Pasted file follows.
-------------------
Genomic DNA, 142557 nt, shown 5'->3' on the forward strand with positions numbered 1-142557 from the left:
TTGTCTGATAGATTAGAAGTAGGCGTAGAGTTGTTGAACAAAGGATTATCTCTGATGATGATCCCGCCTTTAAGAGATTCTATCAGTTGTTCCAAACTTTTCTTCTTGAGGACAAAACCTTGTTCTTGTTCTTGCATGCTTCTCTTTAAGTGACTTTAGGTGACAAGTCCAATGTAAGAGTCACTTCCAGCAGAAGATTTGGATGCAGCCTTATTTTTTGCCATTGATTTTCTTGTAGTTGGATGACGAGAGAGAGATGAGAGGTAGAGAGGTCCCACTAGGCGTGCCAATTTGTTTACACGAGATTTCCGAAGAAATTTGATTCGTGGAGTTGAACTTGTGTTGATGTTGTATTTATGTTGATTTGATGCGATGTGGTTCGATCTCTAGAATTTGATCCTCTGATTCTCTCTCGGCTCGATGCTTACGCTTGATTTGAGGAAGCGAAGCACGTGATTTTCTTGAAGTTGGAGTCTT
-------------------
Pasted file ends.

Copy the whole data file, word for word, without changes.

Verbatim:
Genomic DNA, 142557 nt, shown 5'->3' on the forward strand with positions numbered 1-142557 from the left:
TTGTCTGATAGATTAGAAGTAGGCGTAGAGTTGTTGAACAAAGGATTATCTCTGATGATGATCCCGCCTTTAAGAGATTCTATCAGTTGTTCCAAACTTTTCTTCTTGAGGACAAAACCTTGTTCTTGTTCTTGCATGCTTCTCTTTAAGTGACTTTAGGTGACAAGTCCAATGTAAGAGTCACTTCCAGCAGAAGATTTGGATGCAGCCTTATTTTTTGCCATTGATTTTCTTGTAGTTGGATGACGAGAGAGAGATGAGAGGTAGAGAGGTCCCACTAGGCGTGCCAATTTGTTTACACGAGATTTCCGAAGAAATTTGATTCGTGGAGTTGAACTTGTGTTGATGTTGTATTTATGTTGATTTGATGCGATGTGGTTCGATCTCTAGAATTTGATCCTCTGATTCTCTCTCGGCTCGATGCTTACGCTTGATTTGAGGAAGCGAAGCACGTGATTTTCTTGAAGTTGGAGTCTT